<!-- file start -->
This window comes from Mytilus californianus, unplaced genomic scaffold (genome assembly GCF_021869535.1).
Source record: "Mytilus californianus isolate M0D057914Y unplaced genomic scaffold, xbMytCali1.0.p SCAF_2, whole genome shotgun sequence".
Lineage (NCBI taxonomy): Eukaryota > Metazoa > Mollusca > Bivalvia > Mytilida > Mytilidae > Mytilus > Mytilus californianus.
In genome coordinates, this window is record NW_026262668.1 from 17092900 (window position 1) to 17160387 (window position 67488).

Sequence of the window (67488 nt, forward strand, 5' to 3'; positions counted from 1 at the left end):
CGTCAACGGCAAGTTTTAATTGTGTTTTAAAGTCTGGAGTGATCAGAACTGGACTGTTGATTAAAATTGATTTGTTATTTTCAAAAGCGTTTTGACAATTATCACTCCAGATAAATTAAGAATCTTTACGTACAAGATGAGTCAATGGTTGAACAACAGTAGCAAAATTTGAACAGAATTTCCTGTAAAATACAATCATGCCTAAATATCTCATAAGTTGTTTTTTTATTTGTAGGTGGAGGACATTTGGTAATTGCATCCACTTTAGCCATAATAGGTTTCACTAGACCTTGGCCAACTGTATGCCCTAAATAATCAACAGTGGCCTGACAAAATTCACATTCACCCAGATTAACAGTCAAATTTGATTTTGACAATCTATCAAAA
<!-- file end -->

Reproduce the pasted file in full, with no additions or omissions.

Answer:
This window comes from Mytilus californianus, unplaced genomic scaffold (genome assembly GCF_021869535.1).
Source record: "Mytilus californianus isolate M0D057914Y unplaced genomic scaffold, xbMytCali1.0.p SCAF_2, whole genome shotgun sequence".
Lineage (NCBI taxonomy): Eukaryota > Metazoa > Mollusca > Bivalvia > Mytilida > Mytilidae > Mytilus > Mytilus californianus.
In genome coordinates, this window is record NW_026262668.1 from 17092900 (window position 1) to 17160387 (window position 67488).

Sequence of the window (67488 nt, forward strand, 5' to 3'; positions counted from 1 at the left end):
CGTCAACGGCAAGTTTTAATTGTGTTTTAAAGTCTGGAGTGATCAGAACTGGACTGTTGATTAAAATTGATTTGTTATTTTCAAAAGCGTTTTGACAATTATCACTCCAGATAAATTAAGAATCTTTACGTACAAGATGAGTCAATGGTTGAACAACAGTAGCAAAATTTGAACAGAATTTCCTGTAAAATACAATCATGCCTAAATATCTCATAAGTTGTTTTTTTATTTGTAGGTGGAGGACATTTGGTAATTGCATCCACTTTAGCCATAATAGGTTTCACTAGACCTTGGCCAACTGTATGCCCTAAATAATCAACAGTGGCCTGACAAAATTCACATTCACCCAGATTAACAGTCAAATTTGATTTTGACAATCTATCAAAA